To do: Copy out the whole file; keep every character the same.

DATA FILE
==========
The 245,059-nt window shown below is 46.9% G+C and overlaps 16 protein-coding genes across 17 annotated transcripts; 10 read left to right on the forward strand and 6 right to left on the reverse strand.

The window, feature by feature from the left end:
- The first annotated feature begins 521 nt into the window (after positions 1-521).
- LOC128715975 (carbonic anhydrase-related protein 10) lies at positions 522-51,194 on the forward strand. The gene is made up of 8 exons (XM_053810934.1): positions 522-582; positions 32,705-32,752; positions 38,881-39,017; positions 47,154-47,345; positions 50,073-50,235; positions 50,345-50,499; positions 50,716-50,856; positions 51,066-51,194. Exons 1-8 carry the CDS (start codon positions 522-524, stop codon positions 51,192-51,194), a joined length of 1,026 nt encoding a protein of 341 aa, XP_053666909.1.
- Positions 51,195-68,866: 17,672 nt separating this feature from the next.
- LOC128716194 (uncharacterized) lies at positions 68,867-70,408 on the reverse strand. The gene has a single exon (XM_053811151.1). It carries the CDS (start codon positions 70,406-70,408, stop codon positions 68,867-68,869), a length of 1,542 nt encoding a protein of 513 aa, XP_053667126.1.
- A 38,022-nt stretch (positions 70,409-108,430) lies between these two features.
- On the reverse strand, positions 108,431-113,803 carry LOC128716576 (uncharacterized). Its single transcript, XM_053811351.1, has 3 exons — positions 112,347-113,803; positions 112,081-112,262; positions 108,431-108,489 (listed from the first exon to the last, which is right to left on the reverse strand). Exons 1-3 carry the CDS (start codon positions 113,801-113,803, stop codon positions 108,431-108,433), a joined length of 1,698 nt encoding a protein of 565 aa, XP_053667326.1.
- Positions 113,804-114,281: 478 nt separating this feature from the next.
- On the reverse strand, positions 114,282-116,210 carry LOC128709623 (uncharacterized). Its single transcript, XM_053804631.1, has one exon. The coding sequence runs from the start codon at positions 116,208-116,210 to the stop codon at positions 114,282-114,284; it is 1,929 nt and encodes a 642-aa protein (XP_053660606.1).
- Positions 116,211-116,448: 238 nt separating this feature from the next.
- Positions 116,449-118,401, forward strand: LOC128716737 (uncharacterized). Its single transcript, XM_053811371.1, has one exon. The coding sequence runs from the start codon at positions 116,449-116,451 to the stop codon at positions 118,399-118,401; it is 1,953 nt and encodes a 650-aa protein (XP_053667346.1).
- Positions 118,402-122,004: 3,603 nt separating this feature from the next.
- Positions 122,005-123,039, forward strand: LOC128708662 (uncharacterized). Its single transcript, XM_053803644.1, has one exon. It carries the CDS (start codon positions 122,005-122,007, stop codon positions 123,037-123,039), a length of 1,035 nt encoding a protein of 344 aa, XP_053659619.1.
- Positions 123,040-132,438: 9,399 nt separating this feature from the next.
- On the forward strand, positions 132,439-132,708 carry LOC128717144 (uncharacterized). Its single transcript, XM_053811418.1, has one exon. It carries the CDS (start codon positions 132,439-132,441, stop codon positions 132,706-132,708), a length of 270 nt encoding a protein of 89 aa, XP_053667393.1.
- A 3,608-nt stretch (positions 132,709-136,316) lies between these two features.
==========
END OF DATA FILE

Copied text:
The 245,059-nt window shown below is 46.9% G+C and overlaps 16 protein-coding genes across 17 annotated transcripts; 10 read left to right on the forward strand and 6 right to left on the reverse strand.

The window, feature by feature from the left end:
- The first annotated feature begins 521 nt into the window (after positions 1-521).
- LOC128715975 (carbonic anhydrase-related protein 10) lies at positions 522-51,194 on the forward strand. The gene is made up of 8 exons (XM_053810934.1): positions 522-582; positions 32,705-32,752; positions 38,881-39,017; positions 47,154-47,345; positions 50,073-50,235; positions 50,345-50,499; positions 50,716-50,856; positions 51,066-51,194. Exons 1-8 carry the CDS (start codon positions 522-524, stop codon positions 51,192-51,194), a joined length of 1,026 nt encoding a protein of 341 aa, XP_053666909.1.
- Positions 51,195-68,866: 17,672 nt separating this feature from the next.
- LOC128716194 (uncharacterized) lies at positions 68,867-70,408 on the reverse strand. The gene has a single exon (XM_053811151.1). It carries the CDS (start codon positions 70,406-70,408, stop codon positions 68,867-68,869), a length of 1,542 nt encoding a protein of 513 aa, XP_053667126.1.
- A 38,022-nt stretch (positions 70,409-108,430) lies between these two features.
- On the reverse strand, positions 108,431-113,803 carry LOC128716576 (uncharacterized). Its single transcript, XM_053811351.1, has 3 exons — positions 112,347-113,803; positions 112,081-112,262; positions 108,431-108,489 (listed from the first exon to the last, which is right to left on the reverse strand). Exons 1-3 carry the CDS (start codon positions 113,801-113,803, stop codon positions 108,431-108,433), a joined length of 1,698 nt encoding a protein of 565 aa, XP_053667326.1.
- Positions 113,804-114,281: 478 nt separating this feature from the next.
- On the reverse strand, positions 114,282-116,210 carry LOC128709623 (uncharacterized). Its single transcript, XM_053804631.1, has one exon. The coding sequence runs from the start codon at positions 116,208-116,210 to the stop codon at positions 114,282-114,284; it is 1,929 nt and encodes a 642-aa protein (XP_053660606.1).
- Positions 116,211-116,448: 238 nt separating this feature from the next.
- Positions 116,449-118,401, forward strand: LOC128716737 (uncharacterized). Its single transcript, XM_053811371.1, has one exon. The coding sequence runs from the start codon at positions 116,449-116,451 to the stop codon at positions 118,399-118,401; it is 1,953 nt and encodes a 650-aa protein (XP_053667346.1).
- Positions 118,402-122,004: 3,603 nt separating this feature from the next.
- Positions 122,005-123,039, forward strand: LOC128708662 (uncharacterized). Its single transcript, XM_053803644.1, has one exon. It carries the CDS (start codon positions 122,005-122,007, stop codon positions 123,037-123,039), a length of 1,035 nt encoding a protein of 344 aa, XP_053659619.1.
- Positions 123,040-132,438: 9,399 nt separating this feature from the next.
- On the forward strand, positions 132,439-132,708 carry LOC128717144 (uncharacterized). Its single transcript, XM_053811418.1, has one exon. It carries the CDS (start codon positions 132,439-132,441, stop codon positions 132,706-132,708), a length of 270 nt encoding a protein of 89 aa, XP_053667393.1.
- A 3,608-nt stretch (positions 132,709-136,316) lies between these two features.